Archive for the ‘Discovery’ category

Magistrate Paul M. Warner – Motion to Compel and Motion for Sanctions granted

December 10, 2007

CHANNEL BAKER, Plaintiff, v. SIZZLING PLATTER, INC.; SIZZLING PLATTER, L.L.C.; all entities dba Red Robin and dba Red Robin Layton; and JOHN DOES 1-5, Defendants.

Case No. 2:06cv1045

United States District Court for the District of Utah, Central Division

2007 U.S. Dist. LEXIS 90044

December 6, 2007

Magistrate Paul M. Warner

Defendant contends it has made diligent and good faith, but futile, efforts to work with Plaintiff and her counsel regarding various discovery matters. Accordingly, Defendant asked the court for an order: (1) compelling Plaintiff to respond to Defendant’s First Set of Interrogatories and First Requests for Production of Documents, (2) compelling Plaintiff to appear for a deposition at the offices of Defendant’s counsel within thirty days after service of Plaintiff’s responses to the discovery requests, and (3) sanctioning Plaintiff and her counsel by requiring them to pay Defendant’s reasonable costs and attorney fees incurred in connection with the motion.

Plaintiff did not contest the appropriateness of the court compelling responses to the discovery requests and compelling her appearance for a deposition in Utah. Accordingly, the court granted Defendant’s motion to compel and ordered Plaintiff to provide responses to the discovery requests within fifteen days. Plaintiff was also ordered to appear for a deposition in Utah within thirty days after service of her discovery responses.

Plaintiff does, however, contend that sanctions are not warranted in this matter because (1) Plaintiff’s counsel has attempted to work with Defendant’s counsel to comply with Plaintiff’s discovery obligations; (2) Plaintiff resides in Texas and the requested documents
are in storage in Utah; (3) Plaintiff’s current employer does not allow her to take leave for the purposes of being deposed; and (4) Plaintiff offered to appear for a deposition in Texas, which was refused by Defendants.

Regarding sanctions, the court held:

“The court has determined that Plaintiff’s excuses are entirely without merit. Plaintiff chose to sue Defendant in this forum. The fact that she now lives in Texas is of no moment to the court. Plaintiff has an obligation to cooperate in discovery. It is her responsibility, as the plaintiff in this matter, to aid her counsel in moving this case forward. She has utterly failed to do so, and the court concludes that sanctions are appropriate.” The sanctions to be issued by the court will consist of defendant’s attorney fees incurred in bringing defendant’s motion to compel.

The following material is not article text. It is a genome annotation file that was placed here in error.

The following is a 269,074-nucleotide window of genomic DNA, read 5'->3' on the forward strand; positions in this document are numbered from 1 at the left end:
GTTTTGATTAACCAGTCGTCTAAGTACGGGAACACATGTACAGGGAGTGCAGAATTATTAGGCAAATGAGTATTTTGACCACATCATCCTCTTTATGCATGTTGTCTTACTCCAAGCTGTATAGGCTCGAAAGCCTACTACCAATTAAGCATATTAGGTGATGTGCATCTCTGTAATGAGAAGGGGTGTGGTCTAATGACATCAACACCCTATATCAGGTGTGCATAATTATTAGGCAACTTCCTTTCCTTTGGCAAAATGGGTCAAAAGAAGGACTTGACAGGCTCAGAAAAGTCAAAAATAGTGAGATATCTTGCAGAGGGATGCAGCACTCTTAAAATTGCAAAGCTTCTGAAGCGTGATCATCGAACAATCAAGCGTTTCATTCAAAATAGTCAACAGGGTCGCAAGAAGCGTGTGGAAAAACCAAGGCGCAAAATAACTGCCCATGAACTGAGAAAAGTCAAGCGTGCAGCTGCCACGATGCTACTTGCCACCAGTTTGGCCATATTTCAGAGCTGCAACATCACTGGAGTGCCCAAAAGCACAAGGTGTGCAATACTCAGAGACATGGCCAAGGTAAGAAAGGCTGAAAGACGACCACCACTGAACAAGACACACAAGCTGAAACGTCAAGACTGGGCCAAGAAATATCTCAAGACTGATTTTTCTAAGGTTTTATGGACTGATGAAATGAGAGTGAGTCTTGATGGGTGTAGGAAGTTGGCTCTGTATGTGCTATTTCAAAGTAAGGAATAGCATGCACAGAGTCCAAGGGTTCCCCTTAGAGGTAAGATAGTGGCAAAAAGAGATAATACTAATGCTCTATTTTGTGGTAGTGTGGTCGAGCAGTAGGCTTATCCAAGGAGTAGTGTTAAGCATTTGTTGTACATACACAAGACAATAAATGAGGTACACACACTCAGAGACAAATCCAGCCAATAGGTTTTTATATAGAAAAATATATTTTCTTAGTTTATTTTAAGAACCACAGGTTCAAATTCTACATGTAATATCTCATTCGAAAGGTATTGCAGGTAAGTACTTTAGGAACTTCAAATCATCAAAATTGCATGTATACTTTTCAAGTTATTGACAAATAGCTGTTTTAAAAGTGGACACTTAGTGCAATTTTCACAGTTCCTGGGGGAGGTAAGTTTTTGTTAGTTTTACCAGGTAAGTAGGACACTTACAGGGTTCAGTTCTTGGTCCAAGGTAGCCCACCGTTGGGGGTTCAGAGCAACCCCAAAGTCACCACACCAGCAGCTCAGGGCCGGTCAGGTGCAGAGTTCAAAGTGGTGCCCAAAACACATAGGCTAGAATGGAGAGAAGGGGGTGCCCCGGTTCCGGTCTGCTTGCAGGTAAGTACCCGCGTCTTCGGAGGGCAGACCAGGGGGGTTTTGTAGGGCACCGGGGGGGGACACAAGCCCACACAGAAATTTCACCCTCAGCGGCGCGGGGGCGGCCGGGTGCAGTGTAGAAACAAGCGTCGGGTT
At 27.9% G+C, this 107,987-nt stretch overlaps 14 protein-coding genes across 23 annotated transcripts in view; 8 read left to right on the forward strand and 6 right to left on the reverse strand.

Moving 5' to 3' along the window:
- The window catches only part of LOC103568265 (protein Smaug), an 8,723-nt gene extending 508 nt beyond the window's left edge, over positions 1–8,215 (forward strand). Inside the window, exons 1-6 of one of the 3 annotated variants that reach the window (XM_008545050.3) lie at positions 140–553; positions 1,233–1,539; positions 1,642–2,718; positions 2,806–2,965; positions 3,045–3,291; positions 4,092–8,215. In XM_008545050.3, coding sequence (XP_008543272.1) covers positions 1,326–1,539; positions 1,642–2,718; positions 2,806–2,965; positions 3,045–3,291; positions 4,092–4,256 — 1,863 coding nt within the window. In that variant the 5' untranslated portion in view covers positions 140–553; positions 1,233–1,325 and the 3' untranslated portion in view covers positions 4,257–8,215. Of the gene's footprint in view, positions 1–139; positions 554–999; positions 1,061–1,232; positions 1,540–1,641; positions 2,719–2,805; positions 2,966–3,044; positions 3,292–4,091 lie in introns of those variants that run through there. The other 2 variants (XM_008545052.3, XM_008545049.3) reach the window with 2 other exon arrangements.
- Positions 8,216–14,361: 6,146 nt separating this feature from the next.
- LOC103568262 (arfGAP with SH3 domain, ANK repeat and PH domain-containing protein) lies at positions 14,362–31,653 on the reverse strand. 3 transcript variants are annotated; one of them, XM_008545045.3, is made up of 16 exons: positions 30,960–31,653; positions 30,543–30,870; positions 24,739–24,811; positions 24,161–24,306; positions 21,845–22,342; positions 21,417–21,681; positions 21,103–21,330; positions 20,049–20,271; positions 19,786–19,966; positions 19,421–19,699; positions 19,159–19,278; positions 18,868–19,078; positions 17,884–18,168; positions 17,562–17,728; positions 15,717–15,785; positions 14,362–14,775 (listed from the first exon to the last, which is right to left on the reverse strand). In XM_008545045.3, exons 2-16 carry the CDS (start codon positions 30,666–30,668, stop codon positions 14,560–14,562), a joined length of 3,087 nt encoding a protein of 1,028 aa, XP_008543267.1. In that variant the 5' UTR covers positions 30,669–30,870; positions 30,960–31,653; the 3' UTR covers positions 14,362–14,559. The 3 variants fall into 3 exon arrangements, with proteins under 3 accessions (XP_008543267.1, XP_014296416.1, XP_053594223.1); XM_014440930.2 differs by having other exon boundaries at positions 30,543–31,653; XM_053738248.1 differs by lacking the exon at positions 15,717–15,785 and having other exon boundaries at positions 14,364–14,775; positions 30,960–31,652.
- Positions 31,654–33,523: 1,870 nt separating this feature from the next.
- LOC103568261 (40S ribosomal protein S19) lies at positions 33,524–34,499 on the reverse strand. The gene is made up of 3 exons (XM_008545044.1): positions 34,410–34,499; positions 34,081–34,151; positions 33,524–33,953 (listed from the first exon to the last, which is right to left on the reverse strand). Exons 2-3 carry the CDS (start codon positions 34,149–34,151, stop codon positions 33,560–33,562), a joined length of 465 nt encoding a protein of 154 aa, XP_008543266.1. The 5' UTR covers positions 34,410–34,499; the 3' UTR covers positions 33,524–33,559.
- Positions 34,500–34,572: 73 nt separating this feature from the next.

So who is actually going to pay the sanctions?

“While the court finds that Plaintiff’s counsel could have been more diligent in obtaining the requested information from Plaintiff, the court concludes that it would not be appropriate to require Plaintiff’s counsel to pay the attorney fee award. Instead, Plaintiff shall be responsible for paying the award.”


Magistrate Judge Nuffer – Motion to Compel Discovery granted in part

November 27, 2007

CLEARONE COMMUNICATIONS, INC., a Utah corporation, Plaintiff, vs. ANDREW CHIANG, an individual, JUN YANG, an individual, LONNY BOWERS, an individual, WIDEBAND SOLUTIONS, INC., a Massachusetts corporation, and BIAMP SYSTEMS CORPORATION, an Oregon corporation, Defendants.

Case No: 2:07cv00037TC

United States District Court for the District of Utah, Central Division

2007 U.S. Dist. LEXIS 85617

November 20, 2007

Case assigned to Judge Tena Campbell – Opinion written by Magsitrate Judge Nuffer

The Plaintiff, ClearOne Communications, Inc., moved to compel discovery against Defendant Biamp Systems Corporation.  . In general, Biamp complained that many of the requests used the phrase “reflecting” or “relating,” which were omnibus terms that made the request overly broad.

Although Judge Nuffer counseled that “ClearOne should strive to make its requests more precise,” the use of terms such as “relating to,” “pertaining to,” or “concerning” does not necessarily make a request overly broad or unduly burdensome as long as these phrases modify a sufficiently specific type of information.

Motion to compel granted in part.